I was alone. Helpless. The congregation had left me disoriented, scared, and bloody. Who could blame my relatives? The side of my face was torn wide open. A flap of skin was hanging off my cheek and swaying in the wind. Traumatized witnesses would report later you could see my skull. I was my own horror show, and it was sure to be more gruesome than any of these innocent children were likely to have seen in their young lives. So why not run? Get the hell out of there. For all they knew I was dead.

Everything moved in slow motion and there was no longer sound. Shock had set in. I remember trying to walk. What else could I do? Even at such a young age my survival instinct was in full effect. "You are alone and you need to help, walk damnit", is what I must have told myself. Yes sir, even at three I knew not to lay there and die. As weak as my legs felt, I knew I needed to go on. So, I walked. But like some vicious nightmare each step I took brought me farther from my destination. I needed to simply walk up the beach to a path that would take me a short distance to a cottage and my parents. The world would not comply. The beach was on a slight incline that would torture my little legs and cause them to buckle in my weakened, shock-ridden condition. My head was spinning. With each step the surface of the beach would drastically tilt, alternating left then right as if I was suddenly on a ship deck during some colossal storm.

I couldn't gain any ground. My legs were too weak and puny and my vision still blurred. I was treading sand at best, stumbling first left, then right, and finally backward. I was a drunk suddenly living out his heritage.

It was only a matter of time before I saw the blood. It covered my chest and arms. I remember noticing drips of blood running off my fingertips, as my left arm lay lifeless at my side. To this day, I am still fascinated by the recreation of this scene as I stand in the shower with my arms to my sides, letting the water run down and off the end. That is exactly what it felt like.

Suddenly, my mother appeared. Her mouth was open and screaming but without sound. Her arms were stretched toward me. Soon I was in a car. I remember sitting on my mother’s lap in the front seat looking at the dry blood on my arms as we raced toward Lakeshore Hospital.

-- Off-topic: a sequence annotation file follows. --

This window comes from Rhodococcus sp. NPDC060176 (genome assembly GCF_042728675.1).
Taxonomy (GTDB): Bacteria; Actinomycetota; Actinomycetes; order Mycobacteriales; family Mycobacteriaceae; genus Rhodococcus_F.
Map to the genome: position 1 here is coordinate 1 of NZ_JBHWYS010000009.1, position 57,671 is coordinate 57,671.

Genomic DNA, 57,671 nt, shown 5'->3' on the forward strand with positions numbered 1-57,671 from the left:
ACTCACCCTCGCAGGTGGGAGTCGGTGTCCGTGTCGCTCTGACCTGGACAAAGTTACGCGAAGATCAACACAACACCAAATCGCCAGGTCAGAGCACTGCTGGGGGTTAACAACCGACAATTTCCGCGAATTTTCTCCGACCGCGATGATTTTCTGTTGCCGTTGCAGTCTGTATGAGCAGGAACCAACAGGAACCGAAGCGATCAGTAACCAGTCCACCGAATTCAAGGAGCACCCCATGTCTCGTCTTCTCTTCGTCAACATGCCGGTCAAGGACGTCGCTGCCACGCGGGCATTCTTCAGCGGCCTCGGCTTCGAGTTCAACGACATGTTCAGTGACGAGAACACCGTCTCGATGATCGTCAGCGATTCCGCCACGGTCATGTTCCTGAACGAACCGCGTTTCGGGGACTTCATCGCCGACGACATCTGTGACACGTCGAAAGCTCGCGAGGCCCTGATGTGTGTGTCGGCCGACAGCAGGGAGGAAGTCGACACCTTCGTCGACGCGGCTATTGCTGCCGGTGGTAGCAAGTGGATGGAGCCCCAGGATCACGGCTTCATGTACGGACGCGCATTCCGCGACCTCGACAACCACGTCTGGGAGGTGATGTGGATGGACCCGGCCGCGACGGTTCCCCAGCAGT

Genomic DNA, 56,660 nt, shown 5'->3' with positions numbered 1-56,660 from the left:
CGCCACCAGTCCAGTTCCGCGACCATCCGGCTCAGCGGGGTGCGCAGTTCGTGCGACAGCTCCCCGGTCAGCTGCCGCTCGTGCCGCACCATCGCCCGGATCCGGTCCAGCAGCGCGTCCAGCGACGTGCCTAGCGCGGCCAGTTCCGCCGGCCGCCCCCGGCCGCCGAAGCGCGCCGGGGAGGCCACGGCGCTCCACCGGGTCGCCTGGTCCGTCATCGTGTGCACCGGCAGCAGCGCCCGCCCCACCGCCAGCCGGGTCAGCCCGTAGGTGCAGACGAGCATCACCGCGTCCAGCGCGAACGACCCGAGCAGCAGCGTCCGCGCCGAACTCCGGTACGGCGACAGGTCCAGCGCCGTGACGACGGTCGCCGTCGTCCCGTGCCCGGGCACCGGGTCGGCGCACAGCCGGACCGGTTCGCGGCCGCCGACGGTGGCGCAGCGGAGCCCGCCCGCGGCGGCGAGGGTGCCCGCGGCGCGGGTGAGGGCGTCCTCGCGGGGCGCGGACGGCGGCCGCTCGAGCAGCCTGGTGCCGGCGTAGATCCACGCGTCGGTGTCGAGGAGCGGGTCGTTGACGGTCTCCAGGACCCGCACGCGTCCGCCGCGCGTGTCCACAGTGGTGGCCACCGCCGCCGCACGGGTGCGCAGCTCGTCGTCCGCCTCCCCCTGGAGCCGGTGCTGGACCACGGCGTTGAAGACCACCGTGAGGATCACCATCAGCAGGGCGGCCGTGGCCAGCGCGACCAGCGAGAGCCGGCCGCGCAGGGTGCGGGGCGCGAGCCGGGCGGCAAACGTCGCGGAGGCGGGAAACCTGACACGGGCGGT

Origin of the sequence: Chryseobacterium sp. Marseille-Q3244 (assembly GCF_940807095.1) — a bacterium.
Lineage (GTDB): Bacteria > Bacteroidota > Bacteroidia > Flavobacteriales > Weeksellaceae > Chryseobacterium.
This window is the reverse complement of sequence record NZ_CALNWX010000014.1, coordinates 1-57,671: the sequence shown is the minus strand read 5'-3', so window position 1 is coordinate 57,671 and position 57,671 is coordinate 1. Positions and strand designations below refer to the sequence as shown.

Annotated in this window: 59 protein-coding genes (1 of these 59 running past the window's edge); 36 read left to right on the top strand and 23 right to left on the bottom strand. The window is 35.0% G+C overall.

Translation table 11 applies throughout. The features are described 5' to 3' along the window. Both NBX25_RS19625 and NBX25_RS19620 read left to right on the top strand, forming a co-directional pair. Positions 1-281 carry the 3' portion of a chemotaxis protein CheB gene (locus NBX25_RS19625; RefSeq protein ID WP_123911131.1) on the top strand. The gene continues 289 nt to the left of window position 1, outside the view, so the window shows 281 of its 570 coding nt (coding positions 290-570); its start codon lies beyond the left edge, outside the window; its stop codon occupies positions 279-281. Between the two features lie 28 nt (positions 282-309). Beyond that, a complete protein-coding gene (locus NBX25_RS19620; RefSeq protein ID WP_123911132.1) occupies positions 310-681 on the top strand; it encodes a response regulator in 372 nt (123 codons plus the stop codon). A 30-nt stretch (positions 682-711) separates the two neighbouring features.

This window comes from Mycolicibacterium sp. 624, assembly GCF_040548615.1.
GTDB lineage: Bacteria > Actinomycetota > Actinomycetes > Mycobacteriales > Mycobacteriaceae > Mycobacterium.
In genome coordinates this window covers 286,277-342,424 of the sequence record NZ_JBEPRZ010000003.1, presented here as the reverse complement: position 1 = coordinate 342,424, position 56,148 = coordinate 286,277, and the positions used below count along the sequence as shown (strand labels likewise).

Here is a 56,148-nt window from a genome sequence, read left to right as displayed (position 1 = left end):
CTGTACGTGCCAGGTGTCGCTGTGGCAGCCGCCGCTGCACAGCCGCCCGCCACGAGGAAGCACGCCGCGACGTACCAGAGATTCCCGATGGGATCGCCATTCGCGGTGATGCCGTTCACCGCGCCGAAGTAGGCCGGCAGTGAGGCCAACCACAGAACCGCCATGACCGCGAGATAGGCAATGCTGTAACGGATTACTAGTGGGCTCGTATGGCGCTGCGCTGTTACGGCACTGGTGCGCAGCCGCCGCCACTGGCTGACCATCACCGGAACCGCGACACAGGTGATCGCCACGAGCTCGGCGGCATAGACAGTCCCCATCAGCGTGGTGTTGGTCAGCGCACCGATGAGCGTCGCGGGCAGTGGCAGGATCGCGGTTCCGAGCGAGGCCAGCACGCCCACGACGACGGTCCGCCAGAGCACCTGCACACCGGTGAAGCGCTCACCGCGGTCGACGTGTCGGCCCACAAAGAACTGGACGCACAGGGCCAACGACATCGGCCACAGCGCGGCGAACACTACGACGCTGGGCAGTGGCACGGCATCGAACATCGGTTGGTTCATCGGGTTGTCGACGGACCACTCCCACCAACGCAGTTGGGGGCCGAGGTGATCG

The fluorescent lights of the emergency room were blinding. For a long time these sterile walls and bright rays symbolized heaven for me - luminous and strange, but somehow you know you were in good care. I was saved from ruin.

My memory of that day fades after that. One thing I do remember is sitting in my dad's van days later, my face wrapped with a continuous gauze that went from the top of my head, over my ear, under my chin, and back again. I was trying to eat corn from a Styrofoam cup for what its worth. I couldn’t eat though; the pain was too much.


So that's my story. I ended up with a fractured skull and it took 100 some-odd stitches to put my face together. I have been left with a scar that is still prominent almost thirty years later. It's funny though; I consider that day to be the luckiest, most important day of my life. That dreadful day I became a bullet dodger, a man with a certain sort of luck. Not lotto luck, I still can't fair very well in gambling of any sort, but a certain curse of luck to get in and out of situations of extreme intensity resulting in near misses.

Doctors told my mother that if the blow were half an inch higher, I would have lost my eye. If it were half an inch lower, I would have been paralyzed on the left side of my face (since it would have destroyed a major nerve that runs along the jaw). As such, a precedent was set for me at a tender age: no matter how wretched the situation may be, I would survive by the skin of my teeth. What a lesson to learn? What a truth to be given?

Was it some sick premonition? Upon reflection it seems so. I would lead a life of great escapes. I would not die young and I would not leave a beautiful corpse. I would forever keep my head above water. Mediocrity with showmanship and style! I learned this then and I know this now.

It all makes sense. I was born a freckled pink boy and from an early age my mother would tell me the freckles were angel kisses. Thus, by the age of three, it was confirmed. I knew I was special. Maybe not in some gifted or extraordinary way, but I simply would not perish. I would be tough as nails. Yes, sir. Indeed, the kisses were real. My fair angels left with their kisses a sadistic curse of luck. Thank you, my dears! Any luck at all is better than no luck.

Copyright © 2003 William Seifert. All rights reserved.

Copyright 2003 All Rights Reserved.